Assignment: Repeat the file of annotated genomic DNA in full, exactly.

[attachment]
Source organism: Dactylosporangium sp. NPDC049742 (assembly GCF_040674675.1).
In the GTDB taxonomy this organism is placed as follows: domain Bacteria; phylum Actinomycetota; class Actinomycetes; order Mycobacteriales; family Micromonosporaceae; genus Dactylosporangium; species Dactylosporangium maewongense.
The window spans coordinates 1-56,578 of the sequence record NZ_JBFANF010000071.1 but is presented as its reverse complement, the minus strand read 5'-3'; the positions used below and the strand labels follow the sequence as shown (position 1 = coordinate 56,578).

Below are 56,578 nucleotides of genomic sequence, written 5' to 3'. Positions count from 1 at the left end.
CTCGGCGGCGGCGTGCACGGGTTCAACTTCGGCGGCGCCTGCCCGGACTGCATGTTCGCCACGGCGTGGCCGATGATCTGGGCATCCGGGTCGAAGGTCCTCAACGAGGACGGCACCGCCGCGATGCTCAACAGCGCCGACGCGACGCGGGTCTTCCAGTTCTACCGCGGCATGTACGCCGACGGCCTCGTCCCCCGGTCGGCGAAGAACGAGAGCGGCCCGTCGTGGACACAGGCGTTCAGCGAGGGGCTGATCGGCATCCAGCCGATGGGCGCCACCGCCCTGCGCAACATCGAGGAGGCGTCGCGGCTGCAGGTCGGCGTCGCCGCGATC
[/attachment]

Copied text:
Source organism: Dactylosporangium sp. NPDC049742 (assembly GCF_040674675.1).
In the GTDB taxonomy this organism is placed as follows: domain Bacteria; phylum Actinomycetota; class Actinomycetes; order Mycobacteriales; family Micromonosporaceae; genus Dactylosporangium; species Dactylosporangium maewongense.
The window spans coordinates 1-56,578 of the sequence record NZ_JBFANF010000071.1 but is presented as its reverse complement, the minus strand read 5'-3'; the positions used below and the strand labels follow the sequence as shown (position 1 = coordinate 56,578).

Below are 56,578 nucleotides of genomic sequence, written 5' to 3'. Positions count from 1 at the left end.
CTCGGCGGCGGCGTGCACGGGTTCAACTTCGGCGGCGCCTGCCCGGACTGCATGTTCGCCACGGCGTGGCCGATGATCTGGGCATCCGGGTCGAAGGTCCTCAACGAGGACGGCACCGCCGCGATGCTCAACAGCGCCGACGCGACGCGGGTCTTCCAGTTCTACCGCGGCATGTACGCCGACGGCCTCGTCCCCCGGTCGGCGAAGAACGAGAGCGGCCCGTCGTGGACACAGGCGTTCAGCGAGGGGCTGATCGGCATCCAGCCGATGGGCGCCACCGCCCTGCGCAACATCGAGGAGGCGTCGCGGCTGCAGGTCGGCGTCGCCGCGATC